is happening in the pastiche of images,” she
says. “It’s almost like graffiti, where I’m working over something.”
Simpson lends a hand with his sandblasting skills. He uses different grades of sand, not
unlike the many tips for a calligraphy pen,
to meet the challenges of each piece. “We’re
making something beautiful and useful,” says
Simpson of the Renascent collection. “I think
this is some of the best work she’s ever done.”
As forward thinking as his wife, Simpson envisions the next evolution of Renascent as fusing together not just gold and ceramics, but
objects as well.
The pieces are unique, and — much to
Salusti’s delight — none can ever be replicated. She says the temporal nature of Renascent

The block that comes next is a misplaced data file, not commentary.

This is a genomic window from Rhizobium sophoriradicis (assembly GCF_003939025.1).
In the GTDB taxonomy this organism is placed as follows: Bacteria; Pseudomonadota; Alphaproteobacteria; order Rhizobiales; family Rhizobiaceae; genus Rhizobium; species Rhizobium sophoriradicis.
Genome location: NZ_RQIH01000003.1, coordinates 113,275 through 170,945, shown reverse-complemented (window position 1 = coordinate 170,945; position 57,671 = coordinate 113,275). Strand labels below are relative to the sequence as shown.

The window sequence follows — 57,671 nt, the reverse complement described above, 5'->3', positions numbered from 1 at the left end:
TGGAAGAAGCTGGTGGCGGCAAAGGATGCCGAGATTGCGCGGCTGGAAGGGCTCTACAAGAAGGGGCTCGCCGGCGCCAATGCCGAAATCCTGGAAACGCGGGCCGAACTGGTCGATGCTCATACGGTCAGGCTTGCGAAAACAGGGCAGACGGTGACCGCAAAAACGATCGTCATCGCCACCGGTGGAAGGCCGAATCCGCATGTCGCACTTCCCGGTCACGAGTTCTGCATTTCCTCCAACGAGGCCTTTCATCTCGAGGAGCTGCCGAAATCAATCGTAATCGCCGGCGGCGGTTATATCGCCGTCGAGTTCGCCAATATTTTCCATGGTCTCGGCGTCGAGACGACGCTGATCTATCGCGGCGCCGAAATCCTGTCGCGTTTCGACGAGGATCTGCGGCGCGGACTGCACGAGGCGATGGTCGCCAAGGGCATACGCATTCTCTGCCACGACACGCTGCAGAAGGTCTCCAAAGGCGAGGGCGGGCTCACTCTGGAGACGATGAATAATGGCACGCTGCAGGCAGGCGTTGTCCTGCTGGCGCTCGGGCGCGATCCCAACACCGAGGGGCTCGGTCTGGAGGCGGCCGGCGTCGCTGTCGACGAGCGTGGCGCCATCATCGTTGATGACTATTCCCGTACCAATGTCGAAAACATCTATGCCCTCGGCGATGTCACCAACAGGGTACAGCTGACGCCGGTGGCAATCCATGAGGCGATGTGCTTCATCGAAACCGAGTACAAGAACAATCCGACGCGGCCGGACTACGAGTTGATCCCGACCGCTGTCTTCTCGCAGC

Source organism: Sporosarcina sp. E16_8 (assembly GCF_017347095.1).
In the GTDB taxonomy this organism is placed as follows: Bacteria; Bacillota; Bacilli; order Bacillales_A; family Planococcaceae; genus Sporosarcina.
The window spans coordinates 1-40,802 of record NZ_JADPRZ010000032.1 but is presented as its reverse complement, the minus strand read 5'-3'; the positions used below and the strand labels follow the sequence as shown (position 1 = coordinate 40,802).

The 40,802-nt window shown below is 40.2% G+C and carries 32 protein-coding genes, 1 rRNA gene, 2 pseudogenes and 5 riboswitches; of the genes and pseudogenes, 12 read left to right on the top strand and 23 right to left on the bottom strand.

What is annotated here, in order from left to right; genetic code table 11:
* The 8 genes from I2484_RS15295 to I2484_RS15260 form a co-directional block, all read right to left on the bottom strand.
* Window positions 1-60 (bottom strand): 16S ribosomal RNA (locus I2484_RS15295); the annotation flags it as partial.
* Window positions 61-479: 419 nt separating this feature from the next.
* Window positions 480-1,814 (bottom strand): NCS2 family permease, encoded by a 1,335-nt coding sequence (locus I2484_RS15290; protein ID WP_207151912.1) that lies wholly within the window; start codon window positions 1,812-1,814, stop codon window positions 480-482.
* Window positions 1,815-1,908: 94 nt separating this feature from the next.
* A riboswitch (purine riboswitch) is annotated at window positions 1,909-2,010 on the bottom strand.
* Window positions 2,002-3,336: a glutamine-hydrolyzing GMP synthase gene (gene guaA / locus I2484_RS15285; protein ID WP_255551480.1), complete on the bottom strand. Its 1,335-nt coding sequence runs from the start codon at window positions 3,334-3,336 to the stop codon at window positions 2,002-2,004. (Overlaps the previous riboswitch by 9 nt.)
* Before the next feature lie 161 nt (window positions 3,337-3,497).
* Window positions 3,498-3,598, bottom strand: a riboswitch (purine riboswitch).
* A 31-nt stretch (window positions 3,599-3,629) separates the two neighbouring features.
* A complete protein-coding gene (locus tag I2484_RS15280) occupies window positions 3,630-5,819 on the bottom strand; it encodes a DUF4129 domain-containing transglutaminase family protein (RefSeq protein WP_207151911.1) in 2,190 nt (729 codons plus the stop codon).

keeps her creative edge sharpened. The glass
and ceramic plates, jugs, pitchers, and cups
are mysterious; some look like Byzantine jars,
others like Victorian artifacts.
In her shop, also called Fossilglass, in
Woodstock’s charming village, the three col-
lections fuse into one enchanted tablescape
that reflects her artistic journey: Fossilglass
dinner plates piled atop piattaSALUSTI chargers, and Renascent goblets fit for a Renaissance queen.
a shelf of fossilglass goblets, which feature
bases of varying hues, have pitted and pocked
surfaces that resemble the petrified remains of a
seashell. Salusti first achieved the effect by pressing
stone chips into clay. She then made a prototype
that she turned into a steel mold for manufacture.
Architecture + Design
For those with a passionate view.